24 11 2010

You won’t need to look far to find a science show using the word ‘magic’ in its title. This article considers why people use the word magic and whether we should. At its least harmful I think some performers assume “kids like magic, I’ll put ‘magic’ in the title of my show”. But if there is no real magic in the show we risk misleading the audience and by calling the science magic we risk devaluing the science.

I love magic- proper magic done by a magician who has practiced their art and thought carefully about its presentation. And I love science- I really enjoy witnessing an unexpected event that reveals or makes me question my understanding of the world. Unfortunately my heart sinks when I see show titles that combine magic and science because too often they are just not very good.

Why is the term magic used in so many show titles and should it really be there? (Image credit)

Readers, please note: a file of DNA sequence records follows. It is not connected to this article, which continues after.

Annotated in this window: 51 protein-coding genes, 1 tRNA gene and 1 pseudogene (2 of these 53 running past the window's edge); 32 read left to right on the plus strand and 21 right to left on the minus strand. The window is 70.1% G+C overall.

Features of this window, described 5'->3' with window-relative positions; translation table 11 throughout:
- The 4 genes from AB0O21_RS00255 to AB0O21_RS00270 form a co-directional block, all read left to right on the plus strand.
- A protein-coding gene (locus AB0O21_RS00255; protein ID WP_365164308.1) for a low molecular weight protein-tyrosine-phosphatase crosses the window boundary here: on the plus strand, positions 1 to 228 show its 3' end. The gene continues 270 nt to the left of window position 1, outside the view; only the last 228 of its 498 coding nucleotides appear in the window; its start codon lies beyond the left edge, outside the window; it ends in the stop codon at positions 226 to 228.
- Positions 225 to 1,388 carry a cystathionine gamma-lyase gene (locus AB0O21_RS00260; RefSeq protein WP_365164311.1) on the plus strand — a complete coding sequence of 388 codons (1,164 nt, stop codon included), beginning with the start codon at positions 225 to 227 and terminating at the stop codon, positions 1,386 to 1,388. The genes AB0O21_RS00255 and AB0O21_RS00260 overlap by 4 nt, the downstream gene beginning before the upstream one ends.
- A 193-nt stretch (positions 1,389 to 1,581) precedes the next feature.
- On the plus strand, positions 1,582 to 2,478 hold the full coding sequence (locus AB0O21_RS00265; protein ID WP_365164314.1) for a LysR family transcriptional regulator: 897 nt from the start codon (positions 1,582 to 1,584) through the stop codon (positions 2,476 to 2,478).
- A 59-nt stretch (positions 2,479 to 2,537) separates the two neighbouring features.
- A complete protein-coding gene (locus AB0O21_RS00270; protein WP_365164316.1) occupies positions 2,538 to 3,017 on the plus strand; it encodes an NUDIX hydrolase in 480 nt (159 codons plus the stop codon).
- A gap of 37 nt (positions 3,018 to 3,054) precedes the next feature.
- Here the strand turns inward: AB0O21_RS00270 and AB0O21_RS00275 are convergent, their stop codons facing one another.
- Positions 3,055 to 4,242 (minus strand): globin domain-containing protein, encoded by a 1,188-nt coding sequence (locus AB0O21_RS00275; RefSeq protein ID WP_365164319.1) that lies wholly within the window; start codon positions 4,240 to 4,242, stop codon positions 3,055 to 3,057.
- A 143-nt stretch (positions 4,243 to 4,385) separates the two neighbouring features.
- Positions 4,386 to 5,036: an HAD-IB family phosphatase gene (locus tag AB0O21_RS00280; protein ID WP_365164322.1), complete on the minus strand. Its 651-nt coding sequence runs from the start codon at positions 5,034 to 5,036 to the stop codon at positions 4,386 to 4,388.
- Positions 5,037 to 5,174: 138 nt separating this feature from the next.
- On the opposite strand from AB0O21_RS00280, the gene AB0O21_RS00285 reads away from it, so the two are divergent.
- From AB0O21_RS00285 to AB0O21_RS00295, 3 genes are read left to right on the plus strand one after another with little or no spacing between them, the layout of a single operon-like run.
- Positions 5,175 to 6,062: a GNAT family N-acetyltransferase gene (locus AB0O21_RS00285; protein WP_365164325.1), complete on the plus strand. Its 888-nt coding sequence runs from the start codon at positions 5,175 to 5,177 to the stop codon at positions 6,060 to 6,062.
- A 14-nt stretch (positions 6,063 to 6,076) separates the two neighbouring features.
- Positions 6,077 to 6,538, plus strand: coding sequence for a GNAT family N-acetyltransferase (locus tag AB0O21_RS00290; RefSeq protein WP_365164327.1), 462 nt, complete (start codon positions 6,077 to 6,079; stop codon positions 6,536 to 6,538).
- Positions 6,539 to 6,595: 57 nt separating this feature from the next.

The combination of the words “magic” and “science” works as a title because it juxtaposes two very different concepts. Audiences instinctively consider science and magic to be very different things. This piques their curiosity- how can you combine science and magic? If you are a very good magician and you’ve carefully woven your magic tricks into a science-themed presentation then this has the potential to be a really good show.

Unfortunately, too often “the magic of science” is just a cliched title used to bunch together a rag-tag collection of self-working science tricks. There is actually little or no magic involved in the show at all. And these shows themselves fall into two categories.